6.5/10
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71 user 213 critic

The Congress (2013)

Not Rated | | Animation, Drama, Sci-Fi | 24 July 2014 (USA)
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An aging, out-of-work actress accepts one last job, though the consequences of her decision affect her in ways she didn't consider.

Director:

Ari Folman

Writers:

Stanislaw Lem (novel), Ari Folman (screenplay)
10 wins & 10 nominations. See more awards »

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Photos

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Cast

Complete credited cast:
Robin Wright ... Robin Wright
Harvey Keitel ... Al
Sami Gayle ... Sarah
Jon Hamm ... Dylan Truliner (voice)
Kodi Smit-McPhee ... Aaron Wright
Danny Huston ... Jeff Green
Michael Stahl-David ... Steve
Paul Giamatti ... Dr. Barker
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Storyline

An aging, out-of-work actress accepts one last job, though the consequences of her decision affect her in ways she didn't consider.

Plot Summary | Add Synopsis

Taglines:

What would you give for an eternal youth? [Scandinavian Blu-ray] See more »


Certificate:

Not Rated | See all certifications »

Parents Guide:

View content advisory »
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Details

Official Sites:

Official Facebook | Official site | See more »

Language:

English

Release Date:

24 July 2014 (USA) See more »

Also Known As:

Kongres See more »

Filming Locations:

Berlin, Germany See more »

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Box Office

Budget:

PLN 34,148,170 (estimated)

Opening Weekend USA:

$38,172, 29 August 2014, Limited Release

Gross USA:

$137,815, 7 November 2014
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Company Credits

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Technical Specs

Runtime:

Sound Mix:

Dolby Atmos | Dolby Digital

Aspect Ratio:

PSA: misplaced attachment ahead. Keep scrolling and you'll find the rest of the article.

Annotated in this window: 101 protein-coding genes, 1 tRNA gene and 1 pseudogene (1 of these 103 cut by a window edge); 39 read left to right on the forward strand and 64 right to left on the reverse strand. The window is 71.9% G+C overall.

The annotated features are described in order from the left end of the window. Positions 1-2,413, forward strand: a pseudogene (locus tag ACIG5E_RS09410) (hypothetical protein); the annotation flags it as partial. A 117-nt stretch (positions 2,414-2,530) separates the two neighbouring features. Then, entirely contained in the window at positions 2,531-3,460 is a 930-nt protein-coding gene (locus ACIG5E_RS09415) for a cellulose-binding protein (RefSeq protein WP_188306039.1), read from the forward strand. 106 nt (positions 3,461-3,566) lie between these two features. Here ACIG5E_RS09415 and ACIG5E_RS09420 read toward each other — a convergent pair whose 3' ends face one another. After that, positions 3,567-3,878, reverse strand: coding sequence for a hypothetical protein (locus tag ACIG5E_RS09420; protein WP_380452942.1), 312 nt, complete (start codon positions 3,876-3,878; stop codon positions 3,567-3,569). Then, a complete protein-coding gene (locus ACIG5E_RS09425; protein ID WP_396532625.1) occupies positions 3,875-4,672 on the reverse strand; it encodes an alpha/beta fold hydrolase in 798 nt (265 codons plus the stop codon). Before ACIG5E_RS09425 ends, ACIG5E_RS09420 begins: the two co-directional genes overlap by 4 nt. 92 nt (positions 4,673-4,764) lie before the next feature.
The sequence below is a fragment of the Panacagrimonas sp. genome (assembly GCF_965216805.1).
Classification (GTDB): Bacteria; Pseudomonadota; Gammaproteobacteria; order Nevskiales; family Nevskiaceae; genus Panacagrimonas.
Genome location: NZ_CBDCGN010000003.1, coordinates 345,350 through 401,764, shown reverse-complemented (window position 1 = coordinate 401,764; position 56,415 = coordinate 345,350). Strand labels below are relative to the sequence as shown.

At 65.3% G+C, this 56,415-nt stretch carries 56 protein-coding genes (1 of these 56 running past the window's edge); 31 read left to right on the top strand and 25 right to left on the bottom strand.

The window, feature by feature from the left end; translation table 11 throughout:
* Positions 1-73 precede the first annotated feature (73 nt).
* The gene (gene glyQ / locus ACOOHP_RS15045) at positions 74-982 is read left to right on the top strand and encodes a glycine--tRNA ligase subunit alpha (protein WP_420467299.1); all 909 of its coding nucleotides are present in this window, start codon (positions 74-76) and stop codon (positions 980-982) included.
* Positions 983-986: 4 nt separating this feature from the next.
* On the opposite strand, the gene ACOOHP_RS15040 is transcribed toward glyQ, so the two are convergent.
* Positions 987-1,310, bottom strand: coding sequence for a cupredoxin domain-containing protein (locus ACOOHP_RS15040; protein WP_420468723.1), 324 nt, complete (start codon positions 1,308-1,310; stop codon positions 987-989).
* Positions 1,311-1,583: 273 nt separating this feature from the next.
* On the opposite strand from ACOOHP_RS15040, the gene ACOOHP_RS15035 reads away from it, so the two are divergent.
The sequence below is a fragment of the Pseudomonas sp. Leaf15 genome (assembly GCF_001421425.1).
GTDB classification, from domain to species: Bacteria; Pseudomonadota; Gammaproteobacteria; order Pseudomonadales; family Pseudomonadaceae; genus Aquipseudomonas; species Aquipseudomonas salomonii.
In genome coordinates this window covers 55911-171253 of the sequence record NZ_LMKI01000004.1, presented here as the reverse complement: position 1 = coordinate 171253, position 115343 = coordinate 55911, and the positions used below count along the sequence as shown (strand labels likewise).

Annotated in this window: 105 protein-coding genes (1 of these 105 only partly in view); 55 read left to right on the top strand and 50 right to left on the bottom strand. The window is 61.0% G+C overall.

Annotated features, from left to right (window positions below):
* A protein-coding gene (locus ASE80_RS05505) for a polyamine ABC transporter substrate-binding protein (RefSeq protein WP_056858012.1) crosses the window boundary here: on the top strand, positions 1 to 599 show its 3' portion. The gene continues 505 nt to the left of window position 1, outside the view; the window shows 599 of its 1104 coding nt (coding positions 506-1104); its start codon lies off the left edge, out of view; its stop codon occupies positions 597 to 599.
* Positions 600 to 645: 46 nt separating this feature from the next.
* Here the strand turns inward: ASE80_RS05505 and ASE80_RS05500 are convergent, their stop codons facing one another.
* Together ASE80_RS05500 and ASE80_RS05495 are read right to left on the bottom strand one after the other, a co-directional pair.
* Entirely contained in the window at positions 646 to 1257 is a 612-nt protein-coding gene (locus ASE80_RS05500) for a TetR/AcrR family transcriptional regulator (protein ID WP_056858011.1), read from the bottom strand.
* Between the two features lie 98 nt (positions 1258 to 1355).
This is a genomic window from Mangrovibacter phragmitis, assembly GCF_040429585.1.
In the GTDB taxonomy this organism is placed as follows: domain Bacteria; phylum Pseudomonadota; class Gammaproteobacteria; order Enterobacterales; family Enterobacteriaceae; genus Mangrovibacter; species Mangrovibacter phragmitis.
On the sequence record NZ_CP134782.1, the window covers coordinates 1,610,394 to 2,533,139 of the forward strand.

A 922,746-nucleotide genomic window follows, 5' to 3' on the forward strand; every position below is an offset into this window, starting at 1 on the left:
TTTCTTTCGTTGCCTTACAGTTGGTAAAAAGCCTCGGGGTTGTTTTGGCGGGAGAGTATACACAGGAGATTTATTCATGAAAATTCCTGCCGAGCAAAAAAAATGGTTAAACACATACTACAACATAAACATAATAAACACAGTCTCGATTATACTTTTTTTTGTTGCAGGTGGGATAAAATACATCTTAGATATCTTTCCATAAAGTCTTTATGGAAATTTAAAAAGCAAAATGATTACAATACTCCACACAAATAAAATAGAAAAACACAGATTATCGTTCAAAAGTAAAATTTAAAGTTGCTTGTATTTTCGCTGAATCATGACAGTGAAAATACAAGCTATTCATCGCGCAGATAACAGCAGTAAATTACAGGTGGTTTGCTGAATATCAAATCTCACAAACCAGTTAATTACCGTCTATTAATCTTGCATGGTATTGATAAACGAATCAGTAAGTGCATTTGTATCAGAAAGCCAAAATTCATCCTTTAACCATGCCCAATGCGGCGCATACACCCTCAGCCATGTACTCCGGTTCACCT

1.85 : 1
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Did You Know?

Trivia

The interior of the huge dome where the futuristic Congress takes place, during the animated sequence, is based on the Reich's Great Hall, a massive project made by Adolf Hitler and his Minister of Defense, Albert Speer. The building, if it had been built, would have been one thousand feet tall, and able to house fifteen thousand spectators, making it the largest interior space up to date. See more »

Quotes

Robin Wright: Does that make sense? Or is this just in my mind?
Robot: Ultimately, everything make sense. And everything is in our mind.
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Connections

References Top Gun (1986) See more »

Soundtracks

Trio in E flat major, Opus 100 D. 929 - Andante con moto
Composed by Franz Schubert
Arranged/Interpreted by Max Richter
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User Reviews

 
Some Bad Choices
13 April 2014 | by ferguson-6See all my reviews

Greetings again from the darkness. As a fan of director Ari Folman's Oscar nominated Waiting for Bashir (2008), I was excited to see this one on the line-up at Dallas International Film Festival. While some will find The Congress a bit messy and difficult to follow, it certainly reinforces Folman's innovative and creative approach to story telling and filmmaking.

The first half of the movie is live action and the second half is animated. The best description I can offer is as a social commentary, not just on Hollywood, but society. While "Her" makes the case for virtual relationships, this movie makes the case for virtual everything else! Robin Wright plays Robin Wright, an aging movie star who is offered a chance to stay young and be popular forever. Just sign this contract, and Miramount Studios owns your complete public image. No more acting, just kick back and enjoy your money ... and watch what we do with your image and career.

The cast is very strong, but the movie has a feeling of having been rushed through production ... at least from the live action side. In addition to Ms. Wright, Danny Huston chews some scenery as a cut throat studio head. His blunt description of Ms. Wright's "bad choices" since The Princess Bride speak to not only many actors, but for many in the audience as well. Harvey Keitel plays the agent, Jon Hamm appears through voice only in the animated sequence, Kodi Smit-McPhee (Let Me In, The Road) plays Wright's son and central plot figure, and Sami Gayle plays his sister.

Some will be reminded of A Scanner Darkly, and others of Cool World. The best this movie has to offer is not in its (creative) presentation, but rather in its ability to provoke thought about the look of future society and the impact of technology ... as well as the whole issue of identity and what makes us who we are. It's a brain-scrambler if you stick with it.


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